In the summer of 2020, the City of Tampere monitored biodiversity in the pilot sites of the EU-funded UNaLab project in Hiedanranta, Vuores and Viinikanlahti. The goal of the monitoring is to measure the ability of new types of urban nature, such as biofilters, paddocks and green walls, to maintain regional biodiversity.
In Vuores, insects, pollinators and vegetation were monitored in three areas. One of the areas in Vuores is occasionally used as a paddock. In Hiedanranta, pollinators were monitored in a biofilter area and an adjacent meadow, and in Viinikanlahti, monitoring was carried out in a meadow-like wasteland where a green wall is planned to be built.
Vegetation diversity varied across different meadows in the same area
The vegetation surveys of Vuores and Viinikanlahti were carried out by first establishing three plant squares in the selected survey areas. The plant species, total plant cover and height of the vegetation in the plant squares were identified, and other species common to the area were recorded as well.
The Vuores survey showed that the number of plant species in the survey area at the beginning of July varied between 23 and 37. In the most species-rich meadow, one of the dominant species was garden lupine, which is classified as an invasive introduced species, while in the least species-rich meadow, lupine did not grow. If the spread of lupine continues, it will reduce the species diversity of plants throughout the area. In contrast, 23 different plant species were found in the Viinikanlahti survey area at the time of the measurement.
In Hiedanranta, flowering species were recorded instead of monitoring plant squares. However, the meadow had been mowed prior to the recording, which reduced the number of flowering plants. In other words, mowing performed at a later date would have been preferable for the flowering plants and pollination.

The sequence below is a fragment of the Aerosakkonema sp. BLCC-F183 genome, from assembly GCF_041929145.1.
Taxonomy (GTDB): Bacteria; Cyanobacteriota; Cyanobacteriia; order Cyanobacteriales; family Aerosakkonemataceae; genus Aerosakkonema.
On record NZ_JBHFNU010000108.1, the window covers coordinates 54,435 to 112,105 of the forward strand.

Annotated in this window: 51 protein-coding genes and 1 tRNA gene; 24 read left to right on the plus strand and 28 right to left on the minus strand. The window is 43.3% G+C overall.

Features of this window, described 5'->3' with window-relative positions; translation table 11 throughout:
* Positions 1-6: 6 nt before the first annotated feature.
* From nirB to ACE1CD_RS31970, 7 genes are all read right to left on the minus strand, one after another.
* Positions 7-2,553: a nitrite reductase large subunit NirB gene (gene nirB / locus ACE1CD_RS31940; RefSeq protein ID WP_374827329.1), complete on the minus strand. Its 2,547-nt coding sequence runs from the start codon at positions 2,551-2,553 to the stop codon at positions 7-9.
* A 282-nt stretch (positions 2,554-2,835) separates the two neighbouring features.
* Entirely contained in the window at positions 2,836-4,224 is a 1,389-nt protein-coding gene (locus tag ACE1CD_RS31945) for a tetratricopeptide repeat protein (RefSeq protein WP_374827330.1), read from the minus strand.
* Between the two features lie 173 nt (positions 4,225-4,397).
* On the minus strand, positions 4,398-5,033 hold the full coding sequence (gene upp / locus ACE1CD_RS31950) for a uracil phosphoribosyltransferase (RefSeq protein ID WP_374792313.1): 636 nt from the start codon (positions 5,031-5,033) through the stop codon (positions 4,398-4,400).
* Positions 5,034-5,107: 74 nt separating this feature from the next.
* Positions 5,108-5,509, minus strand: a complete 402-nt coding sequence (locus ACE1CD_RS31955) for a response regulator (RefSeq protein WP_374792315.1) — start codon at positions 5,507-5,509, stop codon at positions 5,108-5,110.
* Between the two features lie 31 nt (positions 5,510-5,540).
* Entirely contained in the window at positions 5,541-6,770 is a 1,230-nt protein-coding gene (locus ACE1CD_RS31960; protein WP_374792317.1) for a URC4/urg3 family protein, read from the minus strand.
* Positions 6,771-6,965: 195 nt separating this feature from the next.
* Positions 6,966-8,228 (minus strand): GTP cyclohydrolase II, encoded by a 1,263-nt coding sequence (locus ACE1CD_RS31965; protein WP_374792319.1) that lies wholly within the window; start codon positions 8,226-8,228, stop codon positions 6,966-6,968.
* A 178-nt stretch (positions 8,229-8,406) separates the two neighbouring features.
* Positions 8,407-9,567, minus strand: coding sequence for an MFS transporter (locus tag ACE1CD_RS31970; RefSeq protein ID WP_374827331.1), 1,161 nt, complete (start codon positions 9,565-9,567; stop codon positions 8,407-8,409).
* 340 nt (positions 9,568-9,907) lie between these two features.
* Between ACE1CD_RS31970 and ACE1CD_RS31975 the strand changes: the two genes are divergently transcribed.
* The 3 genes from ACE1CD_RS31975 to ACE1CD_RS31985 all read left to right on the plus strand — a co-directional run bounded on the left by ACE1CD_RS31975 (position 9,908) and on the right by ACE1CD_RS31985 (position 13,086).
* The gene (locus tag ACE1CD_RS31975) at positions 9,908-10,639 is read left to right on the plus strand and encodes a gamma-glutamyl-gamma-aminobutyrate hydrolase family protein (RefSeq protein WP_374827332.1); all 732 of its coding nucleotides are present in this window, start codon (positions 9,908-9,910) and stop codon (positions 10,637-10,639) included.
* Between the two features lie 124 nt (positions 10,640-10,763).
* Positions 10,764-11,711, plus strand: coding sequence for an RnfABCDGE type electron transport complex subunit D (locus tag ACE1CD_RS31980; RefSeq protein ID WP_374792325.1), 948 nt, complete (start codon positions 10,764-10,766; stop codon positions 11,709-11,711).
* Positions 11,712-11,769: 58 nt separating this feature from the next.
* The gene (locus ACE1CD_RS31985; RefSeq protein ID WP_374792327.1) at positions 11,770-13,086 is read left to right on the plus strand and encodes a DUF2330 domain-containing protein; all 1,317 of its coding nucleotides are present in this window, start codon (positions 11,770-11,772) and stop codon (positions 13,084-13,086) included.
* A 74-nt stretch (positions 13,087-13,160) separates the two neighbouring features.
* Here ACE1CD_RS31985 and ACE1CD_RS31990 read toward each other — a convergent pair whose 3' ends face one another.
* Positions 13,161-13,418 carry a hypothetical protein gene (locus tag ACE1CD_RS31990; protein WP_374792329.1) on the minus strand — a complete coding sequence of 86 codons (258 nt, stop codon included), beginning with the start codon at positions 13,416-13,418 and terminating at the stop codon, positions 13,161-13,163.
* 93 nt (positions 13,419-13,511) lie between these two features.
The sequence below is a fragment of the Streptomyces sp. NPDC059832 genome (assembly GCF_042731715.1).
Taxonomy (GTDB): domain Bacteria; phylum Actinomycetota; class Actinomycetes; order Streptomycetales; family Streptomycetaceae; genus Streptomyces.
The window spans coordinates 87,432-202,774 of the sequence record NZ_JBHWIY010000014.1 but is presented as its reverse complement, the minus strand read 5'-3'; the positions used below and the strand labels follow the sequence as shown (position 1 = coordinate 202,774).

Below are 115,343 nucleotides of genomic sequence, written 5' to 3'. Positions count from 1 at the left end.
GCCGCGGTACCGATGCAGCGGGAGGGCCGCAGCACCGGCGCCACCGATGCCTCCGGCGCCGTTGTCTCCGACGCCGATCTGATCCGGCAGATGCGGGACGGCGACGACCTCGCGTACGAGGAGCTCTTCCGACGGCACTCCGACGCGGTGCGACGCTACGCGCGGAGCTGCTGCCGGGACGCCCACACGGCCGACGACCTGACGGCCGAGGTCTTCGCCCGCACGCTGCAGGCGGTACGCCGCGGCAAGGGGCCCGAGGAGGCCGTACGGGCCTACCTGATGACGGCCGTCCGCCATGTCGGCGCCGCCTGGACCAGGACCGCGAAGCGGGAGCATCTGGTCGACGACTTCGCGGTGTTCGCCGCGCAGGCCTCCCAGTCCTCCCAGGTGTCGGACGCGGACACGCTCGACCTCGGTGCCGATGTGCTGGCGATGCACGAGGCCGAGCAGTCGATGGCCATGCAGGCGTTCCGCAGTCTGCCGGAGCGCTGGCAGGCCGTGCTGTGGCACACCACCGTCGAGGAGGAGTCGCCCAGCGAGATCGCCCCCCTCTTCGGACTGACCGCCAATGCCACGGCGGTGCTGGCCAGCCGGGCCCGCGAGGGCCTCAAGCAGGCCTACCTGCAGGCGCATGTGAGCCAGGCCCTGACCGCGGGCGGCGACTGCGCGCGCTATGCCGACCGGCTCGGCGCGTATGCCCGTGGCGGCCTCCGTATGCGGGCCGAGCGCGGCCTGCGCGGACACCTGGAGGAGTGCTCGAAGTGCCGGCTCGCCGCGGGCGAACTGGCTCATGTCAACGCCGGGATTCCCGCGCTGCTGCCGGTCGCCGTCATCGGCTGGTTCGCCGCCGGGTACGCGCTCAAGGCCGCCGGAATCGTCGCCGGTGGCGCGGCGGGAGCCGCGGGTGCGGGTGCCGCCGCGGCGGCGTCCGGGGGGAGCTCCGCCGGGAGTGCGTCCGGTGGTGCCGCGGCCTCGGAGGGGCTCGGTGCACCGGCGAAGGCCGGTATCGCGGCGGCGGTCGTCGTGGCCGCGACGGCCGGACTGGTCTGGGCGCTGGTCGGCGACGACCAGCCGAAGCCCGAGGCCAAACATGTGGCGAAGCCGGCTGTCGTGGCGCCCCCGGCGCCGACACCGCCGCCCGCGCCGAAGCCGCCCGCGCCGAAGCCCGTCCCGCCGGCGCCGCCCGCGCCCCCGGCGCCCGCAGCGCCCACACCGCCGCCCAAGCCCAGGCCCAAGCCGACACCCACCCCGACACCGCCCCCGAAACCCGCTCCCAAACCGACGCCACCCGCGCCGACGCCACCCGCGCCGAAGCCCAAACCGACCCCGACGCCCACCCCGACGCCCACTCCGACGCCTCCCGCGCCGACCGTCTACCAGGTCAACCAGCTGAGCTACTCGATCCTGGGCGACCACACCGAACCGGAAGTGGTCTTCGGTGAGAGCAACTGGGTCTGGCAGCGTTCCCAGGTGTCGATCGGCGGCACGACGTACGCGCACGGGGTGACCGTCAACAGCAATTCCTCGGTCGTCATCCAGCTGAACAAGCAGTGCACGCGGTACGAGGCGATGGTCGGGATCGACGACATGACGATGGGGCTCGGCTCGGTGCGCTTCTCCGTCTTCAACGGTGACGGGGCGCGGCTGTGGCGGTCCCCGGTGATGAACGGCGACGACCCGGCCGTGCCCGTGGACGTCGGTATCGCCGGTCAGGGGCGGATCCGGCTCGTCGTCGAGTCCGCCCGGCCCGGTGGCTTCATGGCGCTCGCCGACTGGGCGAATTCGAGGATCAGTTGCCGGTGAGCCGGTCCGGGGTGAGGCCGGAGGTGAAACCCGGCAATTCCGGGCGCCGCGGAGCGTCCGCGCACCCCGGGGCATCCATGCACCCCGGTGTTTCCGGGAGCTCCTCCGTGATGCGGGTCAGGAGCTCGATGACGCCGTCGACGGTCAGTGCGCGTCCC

Pollinator abundance is explained by the abundance of plants favoured by pollinators
During the summer, pollinator monitoring was carried out on three survey visits. The monitoring showed that the number of bees and bumblebees increased as expected in all survey areas over the course of the summer, while the number of butterflies and flies remained fairly unchanged.
On the basis of the monitoring, it can be concluded that the abundance of plants favoured by pollinators contributes to the abundance of pollinators. On the other hand, the diversity and balance of plant species has the greatest impact on diversity within the pollinator community.
The survey also showed that introduced species must be kept out of the area in order to preserve pollinator diversity. Controlling introduced species is also important to prevent wild species, such as meadow flowers, from having to compete with aggressively spreading species for pollinators.
In addition to pollinators, insects were monitored in Vuores. Bed bugs were the most abundant species among insects, and their diversity peaked in the paddock. The diversity of the bed bug community in certain survey areas is explained by the species diversity of plants, among other factors.
Biodiversity must be protected in densifying cities
The preliminary results of the survey show that the reference areas, such as the meadow-like wasteland, have a diverse range of plant species, which increases the diversity of pollinators and other insects.
Biodiversity can be supported by ensuring the growth of plant species that are favoured by pollinators. Diversity can also be promoted with properly timed mowing and controlled grazing.
The control of introduced species must be improved, for example, by ensuring the quality of substrates used in landscaping, by raising awareness about introduced species and by engaging volunteers in participating in control measures.
Preserving urban green areas is important, particularly as cities are growing and densifying. The green areas in the area should serve a number of purposes, such as detaining and purifying stormwater, providing a revitalising local environment for residents and supporting biodiversity.
In the summer of 2022, pollinator and vegetation monitoring will be carried out in Hiedanranta, pollinator, vegetation and insect monitoring will be carried out in Vuores and pollinator monitoring will be carried out on a green wall in Viinikanlahti, the results of which will be compared to the meadow material collected in previous years. The monitoring at the pilot sites is part of the more extensive biodiversity work done by the City of Tampere.